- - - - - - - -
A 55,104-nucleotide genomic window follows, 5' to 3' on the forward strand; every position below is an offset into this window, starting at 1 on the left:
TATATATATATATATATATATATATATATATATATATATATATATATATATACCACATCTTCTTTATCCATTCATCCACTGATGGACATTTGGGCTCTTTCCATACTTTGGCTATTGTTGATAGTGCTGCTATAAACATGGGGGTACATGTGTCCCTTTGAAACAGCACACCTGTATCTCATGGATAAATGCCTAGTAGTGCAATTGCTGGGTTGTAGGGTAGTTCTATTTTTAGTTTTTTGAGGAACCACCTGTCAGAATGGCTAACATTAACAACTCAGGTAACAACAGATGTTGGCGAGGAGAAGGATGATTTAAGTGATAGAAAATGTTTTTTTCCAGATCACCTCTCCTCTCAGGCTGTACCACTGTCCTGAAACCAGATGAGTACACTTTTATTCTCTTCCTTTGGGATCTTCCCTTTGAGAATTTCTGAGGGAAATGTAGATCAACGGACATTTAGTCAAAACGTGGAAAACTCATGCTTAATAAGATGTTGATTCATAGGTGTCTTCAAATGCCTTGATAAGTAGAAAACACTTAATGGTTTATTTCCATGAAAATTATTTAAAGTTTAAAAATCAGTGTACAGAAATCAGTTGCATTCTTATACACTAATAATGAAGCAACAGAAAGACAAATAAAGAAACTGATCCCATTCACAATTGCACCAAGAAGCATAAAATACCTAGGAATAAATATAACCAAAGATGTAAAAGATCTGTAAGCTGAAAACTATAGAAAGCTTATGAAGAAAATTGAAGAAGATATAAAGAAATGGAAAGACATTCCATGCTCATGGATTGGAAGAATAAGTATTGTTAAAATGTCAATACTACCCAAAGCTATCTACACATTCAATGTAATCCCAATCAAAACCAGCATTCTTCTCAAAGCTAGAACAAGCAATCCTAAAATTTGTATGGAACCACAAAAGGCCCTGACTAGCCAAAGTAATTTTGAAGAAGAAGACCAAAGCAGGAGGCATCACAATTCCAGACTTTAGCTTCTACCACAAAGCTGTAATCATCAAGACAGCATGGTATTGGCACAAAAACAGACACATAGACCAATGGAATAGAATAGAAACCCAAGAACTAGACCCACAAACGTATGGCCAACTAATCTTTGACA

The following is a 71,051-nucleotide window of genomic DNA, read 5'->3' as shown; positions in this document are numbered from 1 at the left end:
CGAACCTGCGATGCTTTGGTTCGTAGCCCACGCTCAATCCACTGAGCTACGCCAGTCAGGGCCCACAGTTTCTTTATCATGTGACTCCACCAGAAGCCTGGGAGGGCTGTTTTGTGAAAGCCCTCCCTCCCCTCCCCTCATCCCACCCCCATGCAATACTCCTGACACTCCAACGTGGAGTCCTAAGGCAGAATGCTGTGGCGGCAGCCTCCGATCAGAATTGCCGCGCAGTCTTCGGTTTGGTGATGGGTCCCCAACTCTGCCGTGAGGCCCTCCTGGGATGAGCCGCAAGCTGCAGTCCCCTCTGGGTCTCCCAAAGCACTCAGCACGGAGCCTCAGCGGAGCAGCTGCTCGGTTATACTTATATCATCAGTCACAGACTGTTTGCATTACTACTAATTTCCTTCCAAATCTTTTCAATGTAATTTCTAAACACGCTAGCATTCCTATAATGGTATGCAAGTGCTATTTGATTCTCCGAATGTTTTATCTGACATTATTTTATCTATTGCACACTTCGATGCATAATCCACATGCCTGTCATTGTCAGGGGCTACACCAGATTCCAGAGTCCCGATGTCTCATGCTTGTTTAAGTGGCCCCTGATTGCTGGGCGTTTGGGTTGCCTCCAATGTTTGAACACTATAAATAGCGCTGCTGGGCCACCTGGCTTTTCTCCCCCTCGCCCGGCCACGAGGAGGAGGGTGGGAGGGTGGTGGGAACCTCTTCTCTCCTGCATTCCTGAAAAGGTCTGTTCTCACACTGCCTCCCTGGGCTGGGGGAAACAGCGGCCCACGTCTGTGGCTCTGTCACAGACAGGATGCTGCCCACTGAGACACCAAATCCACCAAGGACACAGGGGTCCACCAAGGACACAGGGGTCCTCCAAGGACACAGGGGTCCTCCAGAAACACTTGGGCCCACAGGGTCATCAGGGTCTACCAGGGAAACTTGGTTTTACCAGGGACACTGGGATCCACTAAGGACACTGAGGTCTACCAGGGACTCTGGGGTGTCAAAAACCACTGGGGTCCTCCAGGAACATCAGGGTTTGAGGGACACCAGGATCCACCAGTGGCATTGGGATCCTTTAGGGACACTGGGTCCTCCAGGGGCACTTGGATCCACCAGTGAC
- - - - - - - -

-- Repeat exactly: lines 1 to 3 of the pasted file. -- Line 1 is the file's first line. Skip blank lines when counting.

A 55,104-nucleotide genomic window follows, 5' to 3' on the forward strand; every position below is an offset into this window, starting at 1 on the left:
TATATATATATATATATATATATATATATATATATATATATATATATATATACCACATCTTCTTTATCCATTCATCCACTGATGGACATTTGGGCTCTTTCCATACTTTGGCTATTGTTGATAGTGCTGCTATAAACATGGGGGTACATGTGTCCCTTTGAAACAGCACACCTGTATCTCATGGATAAATGCCTAGTAGTGCAATTGCTGGGTTGTAGGGTAGTTCTATTTTTAGTTTTTTGAGGAACCACCTGTCAGAATGGCTAACATTAACAACTCAGGTAACAACAGATGTTGGCGAGGAGAAGGATGATTTAAGTGATAGAAAATGTTTTTTTCCAGATCACCTCTCCTCTCAGGCTGTACCACTGTCCTGAAACCAGATGAGTACACTTTTATTCTCTTCCTTTGGGATCTTCCCTTTGAGAATTTCTGAGGGAAATGTAGATCAACGGACATTTAGTCAAAACGTGGAAAACTCATGCTTAATAAGATGTTGATTCATAGGTGTCTTCAAATGCCTTGATAAGTAGAAAACACTTAATGGTTTATTTCCATGAAAATTATTTAAAGTTTAAAAATCAGTGTACAGAAATCAGTTGCATTCTTATACACTAATAATGAAGCAACAGAAAGACAAATAAAGAAACTGATCCCATTCACAATTGCACCAAGAAGCATAAAATACCTAGGAATAAATATAACCAAAGATGTAAAAGATCTGTAAGCTGAAAACTATAGAAAGCTTATGAAGAAAATTGAAGAAGATATAAAGAAATGGAAAGACATTCCATGCTCATGGATTGGAAGAATAAGTATTGTTAAAATGTCAATACTACCCAAAGCTATCTACACATTCAATGTAATCCCAATCAAAACCAGCATTCTTCTCAAAGCTAGAACAAGCAATCCTAAAATTTGTATGGAACCACAAAAGGCCCTGACTAGCCAAAGTAATTTTGAAGAAGAAGACCAAAGCAGGAGGCATCACAATTCCAGACTTTAGCTTCTACCACAAAGCTGTAATCATCAAGACAGCATGGTATTGGCACAAAAACAGACACATAGACCAATGGAATAGAATAGAAACCCAAGAACTAGACCCACAAACGTATGGCCAACTAATCTTTGACA

The following is a 71,051-nucleotide window of genomic DNA, read 5'->3' as shown; positions in this document are numbered from 1 at the left end: